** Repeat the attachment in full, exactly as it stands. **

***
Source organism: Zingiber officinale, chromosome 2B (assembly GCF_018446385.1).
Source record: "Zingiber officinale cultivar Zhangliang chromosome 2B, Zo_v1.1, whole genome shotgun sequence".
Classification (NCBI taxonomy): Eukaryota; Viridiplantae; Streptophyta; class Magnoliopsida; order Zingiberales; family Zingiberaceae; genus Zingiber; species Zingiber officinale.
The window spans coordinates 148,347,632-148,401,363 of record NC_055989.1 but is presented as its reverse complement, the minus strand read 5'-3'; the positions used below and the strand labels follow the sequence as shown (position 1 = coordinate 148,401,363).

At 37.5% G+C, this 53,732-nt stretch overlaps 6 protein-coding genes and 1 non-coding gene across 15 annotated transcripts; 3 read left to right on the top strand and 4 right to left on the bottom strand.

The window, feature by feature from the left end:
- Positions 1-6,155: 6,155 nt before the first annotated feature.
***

Source organism: Zingiber officinale, chromosome 2B (assembly GCF_018446385.1).
Source record: "Zingiber officinale cultivar Zhangliang chromosome 2B, Zo_v1.1, whole genome shotgun sequence".
Classification (NCBI taxonomy): Eukaryota; Viridiplantae; Streptophyta; class Magnoliopsida; order Zingiberales; family Zingiberaceae; genus Zingiber; species Zingiber officinale.
The window spans coordinates 148,347,632-148,401,363 of record NC_055989.1 but is presented as its reverse complement, the minus strand read 5'-3'; the positions used below and the strand labels follow the sequence as shown (position 1 = coordinate 148,401,363).

At 37.5% G+C, this 53,732-nt stretch overlaps 6 protein-coding genes and 1 non-coding gene across 15 annotated transcripts; 3 read left to right on the top strand and 4 right to left on the bottom strand.

The window, feature by feature from the left end:
- Positions 1-6,155: 6,155 nt before the first annotated feature.